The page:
Araby Questions and Answers
by James Joyce

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In "Araby", what is the significance of the uncle quoting "The Arab's Farewell to His Steed"?

The recitation of the poem is an ironic commentary on the boy's mission to buy a present for the girl at the bazaar.

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The uncle's reciting of the poem can be taken a number of ways. First, his recitation of the poem is an indication of his absentmindedness. He can't seem to remember (or attach any importance to) the boy's desire to get to Araby; he is too lost in his own musings to really pay attention. It is telling, for instance, that he can recite the poem from memory and must be told twice where it is the boy wishes to go.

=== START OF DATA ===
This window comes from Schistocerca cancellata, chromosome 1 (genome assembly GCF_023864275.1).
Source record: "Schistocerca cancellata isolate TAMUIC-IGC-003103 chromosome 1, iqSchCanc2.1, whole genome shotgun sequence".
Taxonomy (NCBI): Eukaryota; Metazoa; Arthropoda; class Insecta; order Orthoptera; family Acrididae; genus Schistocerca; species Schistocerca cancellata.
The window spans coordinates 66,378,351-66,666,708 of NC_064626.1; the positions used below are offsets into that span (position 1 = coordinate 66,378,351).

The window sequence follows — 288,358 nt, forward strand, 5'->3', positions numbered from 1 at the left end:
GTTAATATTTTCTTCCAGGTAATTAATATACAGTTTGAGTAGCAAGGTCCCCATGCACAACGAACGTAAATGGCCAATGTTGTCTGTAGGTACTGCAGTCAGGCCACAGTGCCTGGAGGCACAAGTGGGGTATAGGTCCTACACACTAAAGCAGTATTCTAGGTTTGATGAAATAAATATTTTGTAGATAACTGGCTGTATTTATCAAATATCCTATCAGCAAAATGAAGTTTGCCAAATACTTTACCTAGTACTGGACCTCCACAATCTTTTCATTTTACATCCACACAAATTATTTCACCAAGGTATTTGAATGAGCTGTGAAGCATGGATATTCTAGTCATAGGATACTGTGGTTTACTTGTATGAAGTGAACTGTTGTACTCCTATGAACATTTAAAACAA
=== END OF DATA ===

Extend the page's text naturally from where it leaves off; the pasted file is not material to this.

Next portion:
Second, the uncle undoubtedly is making a connection between the name of the fair ("Araby") and the title of the poem (The Arab's Farewell to his Steed"). His recitation is inspired by this association, and the fair becomes in this context an exotic and sentimental place, as the real
"Araby" is described in the poem. The uncle's comment about "all work and no play" also emerges from this association; he thinks he is doing the boy a favor in letting him go, but he is actually clueless about the whole situation.

Third, the poem, which is about the sale of a beloved horse, is a kind of...

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